~ Khalil Gibran

Today on Sunday Sayings, I am looking at several thoughts on the subject and would love to hear your opinions. You may strongly disagree or agree. Everyone’s opinion is important.

What do you make of the words shared today?


They are invariably Something to Ponder About

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Proverbial Friday – Global Wisdom

I find there to be profound wisdom in proverbs, sayings and quotes and I marvel at the way they are so succinct in communicating messages to the reader. Mostly anonymous, they come to us from past generations and from across cultures. They speak of the experiences of lives lived and lessons learned. Quotes, like proverbs, make us think more deeply about something.

Each Friday, I post a Proverb or Saying and a Quote that I find thought-provoking. 

I hope you will too.

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We deem those men remarkable who think as we do.

Great men are not always wise

Unknown

 

 

What do you make of this week’s sayings? Do you agree?

How do we define a wise man?

Join in the discussion by leaving a comment below.

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Now posting on Fridays

Proverbial Friday – Global Wisdoms

I find there to be profound wisdom in proverbs, sayings and quotes and I marvel at the way they are so succinct in communicating messages to the reader. Mostly anonymous, they come to us from past generations and from across cultures. They speak of the experiences of lives lived and lessons learned. Quotes, like proverbs, make us think more deeply about something.

Each Friday, I post a Proverb or Saying and a Quote that I find thought-provoking. 

I hope you will too.

Another Polish Proverb in the series is up for discussion this week.

 

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What reaches the mother’s heart will only reach the father’s knees

~ Polish Proverb

 

Pol Torun 20160629_124751

 

 

 

This Week’s Quote

 

 

Continuing on with the theme of remaining grateful and positive, it sounds like Oprah Winfrey has also discovered this key to finding contentment.

 

“Be thankful for what you have; you’ll end up having more.

If you concentrate on what you don’t have, you will never, ever have enough.”

–Oprah Winfrey

 

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I find the Polish proverb a little intriguing. Could it refer to the warm, nourishing nature of Mothers, and by contrast, the disciplinarian, less emotional style of parenting by some fathers? Or is that too simplistically gender specific? I don’t have a time frame to give this proverb a historical context, however I suspect it comes from an age long gone.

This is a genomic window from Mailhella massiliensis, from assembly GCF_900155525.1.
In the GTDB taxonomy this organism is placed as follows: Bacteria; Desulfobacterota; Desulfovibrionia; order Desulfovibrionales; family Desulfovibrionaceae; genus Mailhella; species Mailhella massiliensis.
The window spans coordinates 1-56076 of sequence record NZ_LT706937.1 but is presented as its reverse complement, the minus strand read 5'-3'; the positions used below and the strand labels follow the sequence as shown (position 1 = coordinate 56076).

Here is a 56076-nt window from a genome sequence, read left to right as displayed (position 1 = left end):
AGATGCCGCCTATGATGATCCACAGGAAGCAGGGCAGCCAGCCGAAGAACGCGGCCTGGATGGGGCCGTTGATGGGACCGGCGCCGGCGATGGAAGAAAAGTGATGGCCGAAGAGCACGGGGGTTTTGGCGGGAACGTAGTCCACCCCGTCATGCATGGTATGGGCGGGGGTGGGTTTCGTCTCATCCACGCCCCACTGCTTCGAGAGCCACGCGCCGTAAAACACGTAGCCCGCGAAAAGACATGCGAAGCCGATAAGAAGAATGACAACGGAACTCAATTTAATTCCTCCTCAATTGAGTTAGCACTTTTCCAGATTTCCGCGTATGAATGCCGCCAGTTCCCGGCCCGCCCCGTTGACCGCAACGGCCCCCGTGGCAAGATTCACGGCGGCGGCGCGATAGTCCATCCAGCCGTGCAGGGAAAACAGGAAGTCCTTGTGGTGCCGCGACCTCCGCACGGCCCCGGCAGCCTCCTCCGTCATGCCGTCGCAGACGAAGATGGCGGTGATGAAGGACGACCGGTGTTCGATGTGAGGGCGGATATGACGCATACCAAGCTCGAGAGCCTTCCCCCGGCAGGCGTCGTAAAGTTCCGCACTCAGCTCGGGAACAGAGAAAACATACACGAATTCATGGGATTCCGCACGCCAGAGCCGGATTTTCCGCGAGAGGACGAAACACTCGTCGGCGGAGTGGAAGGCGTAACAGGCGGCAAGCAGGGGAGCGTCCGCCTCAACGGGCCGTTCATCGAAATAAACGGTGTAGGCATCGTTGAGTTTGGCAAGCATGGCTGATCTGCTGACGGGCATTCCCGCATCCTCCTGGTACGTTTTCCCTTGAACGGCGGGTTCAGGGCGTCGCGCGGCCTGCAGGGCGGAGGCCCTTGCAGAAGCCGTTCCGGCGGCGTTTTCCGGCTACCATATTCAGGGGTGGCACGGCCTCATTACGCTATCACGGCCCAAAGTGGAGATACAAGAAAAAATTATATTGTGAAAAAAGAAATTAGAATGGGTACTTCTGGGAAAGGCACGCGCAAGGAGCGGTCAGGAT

What explanation can you make of it?

Oprah clearly has much to be thankful for, but it is refreshing to hear a celebrity that is not so fixated on wealth or hungry for more.  What do you think?

 

Something Proverbial to Ponder About

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Proverbial Friday and Global Wisdom

Proverbs and sayings often provide us with wise words from all corners of the world. 

Best savoured a little at a time, I find there to be profound wisdom in the words and marvel at how they succinctly communicate messages to the reader. Mostly anonymous, they come to us from past generations and from across cultures.

They speak of the experiences of lives lived and lessons learned.

Quotes, like proverbs, make us think more deeply about something.

Each Friday, I post a Proverb or Saying and a Quote that I find thought-provoking. 

I hope you enjoy them as much as I do.

raindrops 20150618_071310 

The WordPress community really is amazingly giving, as two bloggers have indirectly contributed to this week’s ‘Proverbial Friday’ post.

The proverb this week, comes from a book generously given to me, by LeggyPeggy.

Whilst short in length, this proverb originated in religious texts (NB. I am not at all religious), and yet it made me ponder the intrinsic nature of strength, versus wisdom.

“Wisdom is better than strength.” [Ecclesiastes]

 

Mt Pilatus

 

Strength is often considered an asset in life. There are those who say, that the weak or submissive are left behind.  We are encouraged to take the initiative, be on the front foot, be pro-active and assertive. We are warned that we might be left behind, cast aside in the wake of others in financial or intellectual achievement, in progress, or in personal growth. But this proverb made me stop and consider this a little deeper.

Should strength be the first and foremost goal? Should strength be valued at all? For strength without wisdom, can even be dangerous. History tells us that some leaders had strength but little wisdom.

What do you make of the proverb’s words?

The quote this week comes from a dear blogger friend, Ineke from Iscrap2, who recently published her memoir with these inspiring words, for parents, on the inside front page:

bear and happy girl

“The best thing you can give your children,

next to good habits,

are good memories”

– Sydney Harris

Birthday

Do you agree with Sydney Harris? Or is there some other value, more important than habits and memories that parents should share with their children?

Join in the conversation and let me know your thoughts.

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Now posting on Fridays

Some words to Ponder About

–  Amanda